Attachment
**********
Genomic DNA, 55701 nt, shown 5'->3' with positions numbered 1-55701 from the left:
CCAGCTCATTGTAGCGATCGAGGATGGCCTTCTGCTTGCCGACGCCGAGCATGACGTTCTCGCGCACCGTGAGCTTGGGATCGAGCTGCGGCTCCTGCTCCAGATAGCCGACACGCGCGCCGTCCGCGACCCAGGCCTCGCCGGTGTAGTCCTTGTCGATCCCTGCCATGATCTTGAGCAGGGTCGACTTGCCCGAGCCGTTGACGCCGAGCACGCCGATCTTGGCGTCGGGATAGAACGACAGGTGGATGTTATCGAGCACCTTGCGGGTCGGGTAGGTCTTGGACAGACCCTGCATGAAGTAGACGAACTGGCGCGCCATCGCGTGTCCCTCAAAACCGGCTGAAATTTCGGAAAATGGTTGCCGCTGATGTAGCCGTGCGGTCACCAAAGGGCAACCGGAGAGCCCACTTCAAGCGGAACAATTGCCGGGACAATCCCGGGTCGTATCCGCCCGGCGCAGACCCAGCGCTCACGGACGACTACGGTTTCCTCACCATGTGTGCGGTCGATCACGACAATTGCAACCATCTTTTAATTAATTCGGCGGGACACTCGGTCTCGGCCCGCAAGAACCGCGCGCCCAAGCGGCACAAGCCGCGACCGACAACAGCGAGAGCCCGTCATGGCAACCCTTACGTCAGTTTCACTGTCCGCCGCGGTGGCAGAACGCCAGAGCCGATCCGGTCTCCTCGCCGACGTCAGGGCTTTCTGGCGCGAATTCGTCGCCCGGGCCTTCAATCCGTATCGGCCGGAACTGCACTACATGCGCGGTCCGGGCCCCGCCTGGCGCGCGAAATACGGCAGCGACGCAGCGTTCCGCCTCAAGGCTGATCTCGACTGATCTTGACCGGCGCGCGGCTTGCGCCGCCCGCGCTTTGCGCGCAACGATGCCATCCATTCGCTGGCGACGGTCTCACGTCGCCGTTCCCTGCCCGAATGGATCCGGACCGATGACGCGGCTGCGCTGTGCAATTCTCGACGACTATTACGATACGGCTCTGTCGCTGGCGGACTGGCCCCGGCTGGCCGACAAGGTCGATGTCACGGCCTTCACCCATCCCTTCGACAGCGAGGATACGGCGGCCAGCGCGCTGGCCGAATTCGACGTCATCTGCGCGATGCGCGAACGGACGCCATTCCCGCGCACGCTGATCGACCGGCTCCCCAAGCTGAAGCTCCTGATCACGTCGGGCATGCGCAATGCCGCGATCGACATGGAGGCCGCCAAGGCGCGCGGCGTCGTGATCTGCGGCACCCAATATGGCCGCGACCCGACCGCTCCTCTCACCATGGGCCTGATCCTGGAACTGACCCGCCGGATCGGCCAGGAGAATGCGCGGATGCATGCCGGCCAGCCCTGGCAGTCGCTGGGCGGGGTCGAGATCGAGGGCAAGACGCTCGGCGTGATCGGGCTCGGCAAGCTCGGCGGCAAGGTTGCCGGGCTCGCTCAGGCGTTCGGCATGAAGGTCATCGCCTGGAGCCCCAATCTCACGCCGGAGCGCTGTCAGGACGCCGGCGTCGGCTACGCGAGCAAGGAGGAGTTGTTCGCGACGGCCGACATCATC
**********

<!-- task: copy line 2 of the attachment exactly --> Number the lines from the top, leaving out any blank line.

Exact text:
CCAGCTCATTGTAGCGATCGAGGATGGCCTTCTGCTTGCCGACGCCGAGCATGACGTTCTCGCGCACCGTGAGCTTGGGATCGAGCTGCGGCTCCTGCTCCAGATAGCCGACACGCGCGCCGTCCGCGACCCAGGCCTCGCCGGTGTAGTCCTTGTCGATCCCTGCCATGATCTTGAGCAGGGTCGACTTGCCCGAGCCGTTGACGCCGAGCACGCCGATCTTGGCGTCGGGATAGAACGACAGGTGGATGTTATCGAGCACCTTGCGGGTCGGGTAGGTCTTGGACAGACCCTGCATGAAGTAGACGAACTGGCGCGCCATCGCGTGTCCCTCAAAACCGGCTGAAATTTCGGAAAATGGTTGCCGCTGATGTAGCCGTGCGGTCACCAAAGGGCAACCGGAGAGCCCACTTCAAGCGGAACAATTGCCGGGACAATCCCGGGTCGTATCCGCCCGGCGCAGACCCAGCGCTCACGGACGACTACGGTTTCCTCACCATGTGTGCGGTCGATCACGACAATTGCAACCATCTTTTAATTAATTCGGCGGGACACTCGGTCTCGGCCCGCAAGAACCGCGCGCCCAAGCGGCACAAGCCGCGACCGACAACAGCGAGAGCCCGTCATGGCAACCCTTACGTCAGTTTCACTGTCCGCCGCGGTGGCAGAACGCCAGAGCCGATCCGGTCTCCTCGCCGACGTCAGGGCTTTCTGGCGCGAATTCGTCGCCCGGGCCTTCAATCCGTATCGGCCGGAACTGCACTACATGCGCGGTCCGGGCCCCGCCTGGCGCGCGAAATACGGCAGCGACGCAGCGTTCCGCCTCAAGGCTGATCTCGACTGATCTTGACCGGCGCGCGGCTTGCGCCGCCCGCGCTTTGCGCGCAACGATGCCATCCATTCGCTGGCGACGGTCTCACGTCGCCGTTCCCTGCCCGAATGGATCCGGACCGATGACGCGGCTGCGCTGTGCAATTCTCGACGACTATTACGATACGGCTCTGTCGCTGGCGGACTGGCCCCGGCTGGCCGACAAGGTCGATGTCACGGCCTTCACCCATCCCTTCGACAGCGAGGATACGGCGGCCAGCGCGCTGGCCGAATTCGACGTCATCTGCGCGATGCGCGAACGGACGCCATTCCCGCGCACGCTGATCGACCGGCTCCCCAAGCTGAAGCTCCTGATCACGTCGGGCATGCGCAATGCCGCGATCGACATGGAGGCCGCCAAGGCGCGCGGCGTCGTGATCTGCGGCACCCAATATGGCCGCGACCCGACCGCTCCTCTCACCATGGGCCTGATCCTGGAACTGACCCGCCGGATCGGCCAGGAGAATGCGCGGATGCATGCCGGCCAGCCCTGGCAGTCGCTGGGCGGGGTCGAGATCGAGGGCAAGACGCTCGGCGTGATCGGGCTCGGCAAGCTCGGCGGCAAGGTTGCCGGGCTCGCTCAGGCGTTCGGCATGAAGGTCATCGCCTGGAGCCCCAATCTCACGCCGGAGCGCTGTCAGGACGCCGGCGTCGGCTACGCGAGCAAGGAGGAGTTGTTCGCGACGGCCGACATCATC